This winter was a record one. Snow piled up so high in California’s mountains that collapsed roofs and extended the ski season into summer.
California officials are now keeping an eye on the weather, worrying that parts of the state, especially the southern Central Valley, could experience devastating flooding. Because that rich snow mass begins to melt, running down the saturated ground and into the already swollen rivers. In some areas, the snow is thicker than it has been in generations, so it’s hard to say how quickly it will melt, and it’s hard to predict how it will turn out.
Jeffrey Mount, Senior Fellow, Center for Water Policy, California Institute of Public Policy, said: How bad the snowmelt will be depends on how warm it gets and how fast it goes.
“It’s a big unknown — when and how long,” Mount said. “We know the total volume that needs to come out of these mountains is an all-time record.”
The thaw is less of a threat to the major waterways that flow around the state capital and down the Delta and San Francisco Bay. The Sacramento River is a large, well-protected waterway with a robust flood control system, and although current snowfall levels flowing in from the central Sierra are high, they are not unprecedented.
But the San Joaquin River and the southern Sierra, which flows into the southern Central Valley, see record snowfall, and many of the smaller waterways that run through agricultural areas are ill-equipped to handle such currents.
Statewide snowfall is 249% of normal so far. But the snow is falling harder in the south. The Northern Sierra is currently at 209% of normal, the Central Sierra is at 243% of normal, while the Southern Sierra is currently at 320% of normal, according to the California Department of Water Resources.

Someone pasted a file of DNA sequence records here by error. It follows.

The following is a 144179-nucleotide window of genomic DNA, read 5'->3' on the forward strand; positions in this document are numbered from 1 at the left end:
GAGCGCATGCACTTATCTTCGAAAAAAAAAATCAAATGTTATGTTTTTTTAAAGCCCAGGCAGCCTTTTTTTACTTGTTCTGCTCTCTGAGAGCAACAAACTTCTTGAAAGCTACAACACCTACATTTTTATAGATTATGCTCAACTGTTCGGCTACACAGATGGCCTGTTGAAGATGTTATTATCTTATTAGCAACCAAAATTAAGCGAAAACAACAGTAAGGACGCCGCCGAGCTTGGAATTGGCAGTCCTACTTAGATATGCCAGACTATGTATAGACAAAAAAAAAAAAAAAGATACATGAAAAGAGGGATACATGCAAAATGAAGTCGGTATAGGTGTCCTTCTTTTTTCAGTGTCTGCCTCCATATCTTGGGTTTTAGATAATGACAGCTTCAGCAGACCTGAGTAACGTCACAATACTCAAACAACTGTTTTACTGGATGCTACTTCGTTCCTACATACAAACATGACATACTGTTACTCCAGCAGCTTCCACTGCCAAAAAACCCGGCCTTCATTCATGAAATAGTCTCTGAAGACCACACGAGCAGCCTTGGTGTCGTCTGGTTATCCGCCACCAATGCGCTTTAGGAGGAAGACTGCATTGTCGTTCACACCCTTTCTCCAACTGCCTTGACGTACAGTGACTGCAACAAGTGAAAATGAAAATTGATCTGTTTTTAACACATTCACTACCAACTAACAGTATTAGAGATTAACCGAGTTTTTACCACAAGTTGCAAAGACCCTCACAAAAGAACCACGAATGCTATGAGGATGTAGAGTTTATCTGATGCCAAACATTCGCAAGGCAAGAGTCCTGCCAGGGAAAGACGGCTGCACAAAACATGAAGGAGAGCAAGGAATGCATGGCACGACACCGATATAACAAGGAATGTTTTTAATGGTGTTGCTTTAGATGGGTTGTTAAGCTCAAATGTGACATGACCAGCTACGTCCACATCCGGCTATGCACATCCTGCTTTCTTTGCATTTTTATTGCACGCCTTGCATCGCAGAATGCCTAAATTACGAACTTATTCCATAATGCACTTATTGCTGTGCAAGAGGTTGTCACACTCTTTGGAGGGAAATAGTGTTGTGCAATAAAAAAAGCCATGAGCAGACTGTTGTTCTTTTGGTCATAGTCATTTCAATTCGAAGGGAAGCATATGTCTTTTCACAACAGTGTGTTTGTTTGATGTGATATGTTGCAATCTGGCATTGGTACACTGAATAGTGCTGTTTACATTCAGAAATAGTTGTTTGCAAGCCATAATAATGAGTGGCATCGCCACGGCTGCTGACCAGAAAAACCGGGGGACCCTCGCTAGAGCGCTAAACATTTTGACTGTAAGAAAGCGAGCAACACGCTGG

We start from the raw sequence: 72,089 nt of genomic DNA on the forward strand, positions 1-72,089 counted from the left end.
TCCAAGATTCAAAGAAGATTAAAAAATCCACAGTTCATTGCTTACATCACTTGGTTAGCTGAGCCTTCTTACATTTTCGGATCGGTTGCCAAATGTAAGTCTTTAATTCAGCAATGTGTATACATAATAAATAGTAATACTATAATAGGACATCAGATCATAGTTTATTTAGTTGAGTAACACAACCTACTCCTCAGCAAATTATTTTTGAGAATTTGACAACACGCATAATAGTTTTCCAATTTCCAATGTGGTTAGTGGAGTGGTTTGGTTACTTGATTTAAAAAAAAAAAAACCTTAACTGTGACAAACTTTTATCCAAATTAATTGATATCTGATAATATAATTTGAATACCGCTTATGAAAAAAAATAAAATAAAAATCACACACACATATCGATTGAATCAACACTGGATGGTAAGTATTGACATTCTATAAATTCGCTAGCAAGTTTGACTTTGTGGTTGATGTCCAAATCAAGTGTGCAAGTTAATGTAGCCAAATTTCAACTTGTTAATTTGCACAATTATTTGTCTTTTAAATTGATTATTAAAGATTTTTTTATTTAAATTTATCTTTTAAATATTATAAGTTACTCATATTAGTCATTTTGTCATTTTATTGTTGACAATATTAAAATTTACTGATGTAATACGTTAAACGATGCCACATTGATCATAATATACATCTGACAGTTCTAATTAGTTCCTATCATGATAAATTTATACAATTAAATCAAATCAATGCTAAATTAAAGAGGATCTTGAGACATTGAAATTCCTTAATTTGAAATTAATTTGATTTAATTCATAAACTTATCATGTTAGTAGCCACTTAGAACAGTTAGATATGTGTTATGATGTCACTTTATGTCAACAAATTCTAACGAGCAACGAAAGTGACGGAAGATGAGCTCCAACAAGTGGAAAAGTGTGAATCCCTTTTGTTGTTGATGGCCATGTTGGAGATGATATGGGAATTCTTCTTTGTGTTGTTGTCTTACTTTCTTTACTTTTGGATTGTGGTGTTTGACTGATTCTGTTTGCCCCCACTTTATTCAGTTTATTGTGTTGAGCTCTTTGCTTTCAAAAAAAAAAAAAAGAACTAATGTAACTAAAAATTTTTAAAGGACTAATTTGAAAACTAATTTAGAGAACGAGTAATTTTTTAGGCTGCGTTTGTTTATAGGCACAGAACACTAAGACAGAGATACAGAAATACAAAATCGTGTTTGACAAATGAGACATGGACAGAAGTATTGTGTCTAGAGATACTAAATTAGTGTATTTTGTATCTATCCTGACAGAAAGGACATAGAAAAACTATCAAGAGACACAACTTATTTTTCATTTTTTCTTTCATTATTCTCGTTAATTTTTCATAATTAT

Already, heavy winter rains have resurfaced Lake Tulea, a dry freshwater lake in the southern San Joaquin Valley, once the largest freshwater lake west of the Mississippi River, for the first time in a quarter of a century, spurring small farming communities. It was flooded. .
“Perseverance is a daily word in Allensworth,” said Kayode Cadara, who lives in Tulare County’s Central Valley community. “The community has experienced a much-needed break from the rain. However, work has yet to be completed to protect the area from the historic spring and summer thaws.”
State officials said Tuesday that reservoir managers are working to ensure that as much water as possible is conserved in a state that has endured three years of drought until this winter, while protecting communities from flooding. He said he was adjusting the water levels to keep them under control as much as possible.
“After three very harsh years and five years of drought before that, when nature decided to do us a favor, the long-term goal was to maximize storage while minimizing impact. That’s what it is,” said David Rizzardo, manager of the Department of State’s Hydrology Division for Water Resources.
But DWR state climatologist Michael Anderson told reporters on Tuesday, “How this year unfolds will depend on the weather and how quickly it warms.”
And it’s hard to say.
“We don’t really know how the snow will melt,” said Jenny Fromm, head of water management for the U.S. Army Corps of Engineers. “If we could predict the future, we probably wouldn’t be in this industry.” .”
“We expect these exceptional snow levels to lead to high flows,” said Jeremy Arrich, who manages DWR’s Flood Management Division.
“There are so many parameters in that calculation that we are not in a position to predict where the water will go,” says Arrich. “There are a lot of moving parts and parts.
In addition to the Tulare Basin, there are also concerns about the Eastern Sierra, Mount said.
“Flooding in the San Joaquin Valley is a concern as the levees are not very good, the river is already nearing flood stage and the water has nowhere to go in the Tulare Basin,” Mount said. “It just sits there and many farms have to stop producing.
Finally, he said: What is (the country) going to do for them? ”
https://www.eastbaytimes.com/2023/04/11/california-officials-gird-for-potential-disaster-when-and-where-will-the-record-melting-snow-go/ California officials prepare for potential snowmelt disaster